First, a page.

Troubled college's CEO paid £266k, accounts reveal

Birmingham Metropolitan College's CEO Andrew Cleaves was the second best-paid college leader in England in 2015-16, college accounts confirm

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The chief executive of a troubled college that received £16 million in "exceptional financial support" from the government is one of the highest-paid college leaders in England.

According to the college’s financial statement, Birmingham Metropolitan College chief executive Andrew Cleaves received £266,000 in salary in 2015-16 – the same as for the previous year.

In April, Tes revealed the highest-paid college leaders in England for 2015-16. However Birmingham Metropolitan had failed to submit its accounts in time to be included in the Education and Skills Funding Agency (ESFA) spreadsheet. But the figure has now been confirmed in the college's own document, since published on its website.

The figure places Mr Cleaves fourth in the list. However, the figures for Cornwall College Group and North East Surrey College of Technology relate to periods of overlap and individuals no longer in post. Of college leaders still in post, only Dame Asha Khemka (£275,000) was paid more than Mr Cleaves in 2015-16.

According to the accounts, the college reduced its workforce by almost 400 between 2014-15 and 2015-16. This included around 150 non-teaching and 240 teaching staff. Last month, members of the University and Colleges Union staged a protest at the college over more proposed job cuts.

'Significant deficit'

The college is still subject to a notice of concern over its financial health, dating back to July 2015. In a report on the institution’s position published at the time, then FE commissioner Sir David Collins said the college’s turnover had “declined significantly and the bottom line has also deteriorated having moved from a surplus in 2009-10 to a significant deficit in 2014-15”. In that same period, learner numbers had dropped by over 30 per cent.  

According to the college’s financial statement for 2015-16, the deficit has since reduced and the recovery plan is on track. However, the independent auditors' note, included in the statement, states the college recorded an operating deficit of almost £4.5 million in the year to 31 July 2016 and net current liabilities of £19.8 million at that date. Their report goes on to say Birmingham Metropolitan College received a £16 million interest-free loan from the then Skills Funding Agency as exceptional financial support, although £1.5million of that has already been repaid. The outstanding amount is expected to be repaid principally from the disposal of surplus properties and the balance from operating cash flows, the auditors say, adding: “However, if the capital receipts do not crystallise, this could result in the college having to seek a deferral of its loan repayments.”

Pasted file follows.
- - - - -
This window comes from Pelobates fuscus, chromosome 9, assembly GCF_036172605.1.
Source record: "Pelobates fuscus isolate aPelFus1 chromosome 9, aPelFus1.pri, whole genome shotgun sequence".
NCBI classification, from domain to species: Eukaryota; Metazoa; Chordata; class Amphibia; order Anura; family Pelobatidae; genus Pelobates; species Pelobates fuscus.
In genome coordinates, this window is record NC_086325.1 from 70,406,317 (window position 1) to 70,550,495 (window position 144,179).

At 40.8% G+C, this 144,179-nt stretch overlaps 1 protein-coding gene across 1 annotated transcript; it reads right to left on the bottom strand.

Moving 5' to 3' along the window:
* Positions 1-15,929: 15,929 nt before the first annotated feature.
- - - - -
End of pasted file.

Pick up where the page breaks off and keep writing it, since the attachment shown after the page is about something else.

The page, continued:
The report also reveals that the college has almost £10 million in loans outstanding with its two banks; because the college had breached its loan covenants, "this amount has been wholly classified as due within one year”, it adds.

Continued recovery

A spokeswoman for the college said: “Over the past year, BMet has continued its recovery, supported by the ESFA and our banks and is making repayments as agreed.  With efficiencies in the way we run the college we are heading towards a balanced budget.”

She added: “Having said that, our focus remains on providing great education for our 26,000 students and we are seeing improvements in, amongst other things, our student satisfaction which has risen around 10 per cent over two years and in our apprenticeship outcomes which have improved significantly to well over the national average. We are proud of the continued efforts and commitment of our people across BMet and we face the future with confidence.”

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